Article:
Ready for the Dutch GP?
Hey there, Pole-chaser! 👋
Missed the action? 🏎️ Good news: the summer break’s done and we’re in Zandvoort this weekend.
🚨 FP1 & FP2: Get up to speed with what’s happened on track during FP1 & FP2. Expect some surprises.
📢 Haas News Alert! They’ve spilled the beans on their 2024 line-up. Dive in below to find out who’s suiting up.
🚦 Qualifying 101: Think it’s just about speed? Think again! We’re breaking down the ins and outs of qualifying – why it’s more than just crossing the finish line first.
Race you to the next update!
In today’s email:
- Pit Stop Talks – Latest in-depth news ahead of Dutch GP
- In-depth education: Chasing Pole Position: F1 Qualifying Time!
- Fast Lane News – Want the latest F1 scoop? It’ll keep your racing heart happy all day.
- The Dutch GP – Tire and strategy info, track details, and more track details Lights out, and away we go!
Pit Stop Talks
📊 Free Practice 1 review
🟠 McLaren’s new rear wing is looking good: the car (very draggy in the previous races) got the 3rd best top speed
🔴 Ferrari was fastest: efficient car + less loaded wing
🔵 Red Bull still 2nd best despite the max-load wing
⚫️ Mercedes looking draggy
Minisector analysis 📊
🔵 VER dominated the main straight (315km/h top speed, vs Aston’s 313 and Mercedes’ 308) and was competitive elsewhere
⚫️ HAM was fastest through ~45% of the lap: the W14 was excellent on the exit of most slow corners
🟢 ALO quickest in several corners
📊 Free Practice 2 review
❌ Piastri & Ricciardo out – crashed in the 3rd corner.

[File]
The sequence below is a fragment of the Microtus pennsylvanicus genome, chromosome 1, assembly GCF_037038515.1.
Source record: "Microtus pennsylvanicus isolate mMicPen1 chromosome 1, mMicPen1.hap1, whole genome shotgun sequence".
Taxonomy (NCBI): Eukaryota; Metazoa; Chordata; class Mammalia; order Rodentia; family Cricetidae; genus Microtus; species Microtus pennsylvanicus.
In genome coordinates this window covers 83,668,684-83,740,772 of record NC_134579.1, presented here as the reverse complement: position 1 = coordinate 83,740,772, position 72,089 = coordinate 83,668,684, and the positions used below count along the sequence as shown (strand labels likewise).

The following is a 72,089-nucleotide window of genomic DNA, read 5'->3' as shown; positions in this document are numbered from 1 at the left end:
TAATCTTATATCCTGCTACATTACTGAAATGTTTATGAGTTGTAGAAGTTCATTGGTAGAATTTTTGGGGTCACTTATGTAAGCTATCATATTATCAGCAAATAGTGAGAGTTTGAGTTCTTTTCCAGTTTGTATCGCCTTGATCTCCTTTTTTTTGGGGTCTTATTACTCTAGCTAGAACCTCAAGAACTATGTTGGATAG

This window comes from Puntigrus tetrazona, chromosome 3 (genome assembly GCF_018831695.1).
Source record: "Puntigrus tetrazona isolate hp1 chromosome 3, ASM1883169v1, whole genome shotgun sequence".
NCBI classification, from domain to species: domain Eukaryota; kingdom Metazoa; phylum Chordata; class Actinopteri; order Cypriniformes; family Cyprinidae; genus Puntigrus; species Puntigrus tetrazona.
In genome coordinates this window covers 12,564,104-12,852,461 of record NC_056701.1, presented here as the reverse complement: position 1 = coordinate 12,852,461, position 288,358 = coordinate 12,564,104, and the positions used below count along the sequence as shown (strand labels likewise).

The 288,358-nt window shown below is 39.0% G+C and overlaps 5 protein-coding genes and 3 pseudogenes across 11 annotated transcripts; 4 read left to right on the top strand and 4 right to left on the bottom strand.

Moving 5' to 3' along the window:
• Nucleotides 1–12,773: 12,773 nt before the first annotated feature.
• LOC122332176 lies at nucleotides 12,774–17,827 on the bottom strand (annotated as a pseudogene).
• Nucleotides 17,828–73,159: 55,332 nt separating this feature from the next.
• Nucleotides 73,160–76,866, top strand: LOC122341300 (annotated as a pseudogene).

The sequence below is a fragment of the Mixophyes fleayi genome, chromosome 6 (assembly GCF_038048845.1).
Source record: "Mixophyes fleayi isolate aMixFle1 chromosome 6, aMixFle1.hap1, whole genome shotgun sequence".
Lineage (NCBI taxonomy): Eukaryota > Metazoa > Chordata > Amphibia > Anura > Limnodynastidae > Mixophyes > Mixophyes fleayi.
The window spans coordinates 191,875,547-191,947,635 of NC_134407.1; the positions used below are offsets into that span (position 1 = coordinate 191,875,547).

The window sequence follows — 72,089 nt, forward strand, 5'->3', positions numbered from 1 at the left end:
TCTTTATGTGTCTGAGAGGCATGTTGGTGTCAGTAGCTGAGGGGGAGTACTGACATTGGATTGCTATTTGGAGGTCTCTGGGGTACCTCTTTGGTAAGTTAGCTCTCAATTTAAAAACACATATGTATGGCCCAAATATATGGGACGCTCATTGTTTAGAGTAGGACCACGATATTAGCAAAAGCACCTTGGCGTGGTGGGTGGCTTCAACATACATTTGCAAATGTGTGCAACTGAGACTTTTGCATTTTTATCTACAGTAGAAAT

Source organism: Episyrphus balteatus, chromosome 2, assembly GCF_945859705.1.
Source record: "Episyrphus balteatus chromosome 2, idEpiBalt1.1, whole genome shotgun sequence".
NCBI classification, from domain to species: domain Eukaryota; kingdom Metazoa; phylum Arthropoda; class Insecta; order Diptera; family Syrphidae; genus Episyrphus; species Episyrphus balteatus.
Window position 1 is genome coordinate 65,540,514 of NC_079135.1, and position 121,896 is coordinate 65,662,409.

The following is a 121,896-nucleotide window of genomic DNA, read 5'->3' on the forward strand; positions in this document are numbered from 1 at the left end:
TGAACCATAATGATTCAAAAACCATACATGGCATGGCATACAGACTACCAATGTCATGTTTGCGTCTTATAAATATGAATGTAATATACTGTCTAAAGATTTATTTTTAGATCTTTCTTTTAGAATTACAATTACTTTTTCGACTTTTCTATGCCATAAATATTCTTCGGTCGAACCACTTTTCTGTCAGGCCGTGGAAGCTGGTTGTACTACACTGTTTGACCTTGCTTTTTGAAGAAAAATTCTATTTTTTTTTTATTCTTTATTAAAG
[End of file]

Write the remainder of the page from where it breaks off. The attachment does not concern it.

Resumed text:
🏎️ Fastest sectors on the circuit: Lando 👉 Max 👉 Charles
🙌 Boys are back for 2024
Why this matters:
- The confirmation helps the team skip the long driver drama they had last season when they took till the last race to finalize things.
- Hulkenberg, who returned after three years, has been killing it! He even secured a second-place spot in the Canadian Grand Prix’s qualifying (though he later faced a grid penalty).
- Even though he’s been a bit off his game compared to his previous season, Magnussen has still racked up points for the team.
I think it’s safe to say that we’ve had an extremely solid driver pairing this season in Formula 1 and ultimately, there was no reason to look to change that moving forward.
In fact, together, they’ve pushed Haas to the eighth spot in the Constructors’ standings. – Read more
🌟 Rookie highlights for the F1 season
Why this matters: Every F1 team needs to have a rookie in at least two FP1 sessions this year.
A rookie, by the way, is someone who’s raced in less than two F1 GPs.
🔴 Ferrari: Robert Shwartzman drove the Ferrari at the Dutch GP. Shwartzman scored P19 in Zandvoort and will be back in Abu Dhabi.
🔵 Red Bull: They have a lot of junior drivers. Liam Lawson seems to be the top pick to drive. He’s gunning for the Super Formula title in Japan and has previously driven in Belgium and Mexico. But also watch out for Ayumu Iwasa, another potential pick, especially for the Suzuka race to delight Japanese fans.
⚫ Mercedes: Frederik Vesti will be driving in Mexico. We’ll probably see him again in Abu Dhabi. Vesti’s been doing well; he was even leading the F2 standings after the latest round in Belgium.